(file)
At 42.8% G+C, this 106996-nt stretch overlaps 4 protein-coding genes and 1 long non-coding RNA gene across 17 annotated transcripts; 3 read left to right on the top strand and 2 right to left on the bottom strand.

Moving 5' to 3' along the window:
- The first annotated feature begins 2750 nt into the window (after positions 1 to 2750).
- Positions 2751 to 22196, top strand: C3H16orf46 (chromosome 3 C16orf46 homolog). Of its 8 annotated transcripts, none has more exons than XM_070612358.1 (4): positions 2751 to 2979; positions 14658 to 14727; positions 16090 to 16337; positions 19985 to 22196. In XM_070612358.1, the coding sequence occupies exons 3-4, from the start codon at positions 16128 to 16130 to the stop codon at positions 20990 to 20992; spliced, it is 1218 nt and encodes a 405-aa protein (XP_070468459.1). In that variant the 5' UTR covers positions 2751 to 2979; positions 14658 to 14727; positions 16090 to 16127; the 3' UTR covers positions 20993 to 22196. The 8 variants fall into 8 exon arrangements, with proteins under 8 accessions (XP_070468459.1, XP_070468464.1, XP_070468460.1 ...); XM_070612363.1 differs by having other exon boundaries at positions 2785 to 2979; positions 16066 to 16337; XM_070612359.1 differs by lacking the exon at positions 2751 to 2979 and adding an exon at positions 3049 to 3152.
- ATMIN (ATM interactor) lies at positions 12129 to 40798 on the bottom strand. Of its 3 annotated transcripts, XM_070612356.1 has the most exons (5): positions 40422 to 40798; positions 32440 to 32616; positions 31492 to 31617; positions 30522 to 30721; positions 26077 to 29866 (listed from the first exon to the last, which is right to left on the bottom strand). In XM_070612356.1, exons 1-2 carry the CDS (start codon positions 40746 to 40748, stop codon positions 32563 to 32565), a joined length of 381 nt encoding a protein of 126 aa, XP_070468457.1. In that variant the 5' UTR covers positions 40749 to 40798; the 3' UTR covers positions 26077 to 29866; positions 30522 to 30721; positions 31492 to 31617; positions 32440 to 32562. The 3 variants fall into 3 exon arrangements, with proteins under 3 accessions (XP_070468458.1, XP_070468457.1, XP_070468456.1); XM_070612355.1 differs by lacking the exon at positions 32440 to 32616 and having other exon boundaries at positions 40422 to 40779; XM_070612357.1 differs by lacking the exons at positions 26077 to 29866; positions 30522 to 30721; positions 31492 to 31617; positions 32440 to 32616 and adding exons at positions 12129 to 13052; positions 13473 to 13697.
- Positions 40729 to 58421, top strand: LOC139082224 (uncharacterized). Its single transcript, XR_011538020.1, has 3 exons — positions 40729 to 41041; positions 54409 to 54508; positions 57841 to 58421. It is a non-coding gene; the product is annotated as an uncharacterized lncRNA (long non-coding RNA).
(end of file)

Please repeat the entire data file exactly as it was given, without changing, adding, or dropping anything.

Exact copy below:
At 42.8% G+C, this 106996-nt stretch overlaps 4 protein-coding genes and 1 long non-coding RNA gene across 17 annotated transcripts; 3 read left to right on the top strand and 2 right to left on the bottom strand.

Moving 5' to 3' along the window:
- The first annotated feature begins 2750 nt into the window (after positions 1 to 2750).
- Positions 2751 to 22196, top strand: C3H16orf46 (chromosome 3 C16orf46 homolog). Of its 8 annotated transcripts, none has more exons than XM_070612358.1 (4): positions 2751 to 2979; positions 14658 to 14727; positions 16090 to 16337; positions 19985 to 22196. In XM_070612358.1, the coding sequence occupies exons 3-4, from the start codon at positions 16128 to 16130 to the stop codon at positions 20990 to 20992; spliced, it is 1218 nt and encodes a 405-aa protein (XP_070468459.1). In that variant the 5' UTR covers positions 2751 to 2979; positions 14658 to 14727; positions 16090 to 16127; the 3' UTR covers positions 20993 to 22196. The 8 variants fall into 8 exon arrangements, with proteins under 8 accessions (XP_070468459.1, XP_070468464.1, XP_070468460.1 ...); XM_070612363.1 differs by having other exon boundaries at positions 2785 to 2979; positions 16066 to 16337; XM_070612359.1 differs by lacking the exon at positions 2751 to 2979 and adding an exon at positions 3049 to 3152.
- ATMIN (ATM interactor) lies at positions 12129 to 40798 on the bottom strand. Of its 3 annotated transcripts, XM_070612356.1 has the most exons (5): positions 40422 to 40798; positions 32440 to 32616; positions 31492 to 31617; positions 30522 to 30721; positions 26077 to 29866 (listed from the first exon to the last, which is right to left on the bottom strand). In XM_070612356.1, exons 1-2 carry the CDS (start codon positions 40746 to 40748, stop codon positions 32563 to 32565), a joined length of 381 nt encoding a protein of 126 aa, XP_070468457.1. In that variant the 5' UTR covers positions 40749 to 40798; the 3' UTR covers positions 26077 to 29866; positions 30522 to 30721; positions 31492 to 31617; positions 32440 to 32562. The 3 variants fall into 3 exon arrangements, with proteins under 3 accessions (XP_070468458.1, XP_070468457.1, XP_070468456.1); XM_070612355.1 differs by lacking the exon at positions 32440 to 32616 and having other exon boundaries at positions 40422 to 40779; XM_070612357.1 differs by lacking the exons at positions 26077 to 29866; positions 30522 to 30721; positions 31492 to 31617; positions 32440 to 32616 and adding exons at positions 12129 to 13052; positions 13473 to 13697.
- Positions 40729 to 58421, top strand: LOC139082224 (uncharacterized). Its single transcript, XR_011538020.1, has 3 exons — positions 40729 to 41041; positions 54409 to 54508; positions 57841 to 58421. It is a non-coding gene; the product is annotated as an uncharacterized lncRNA (long non-coding RNA).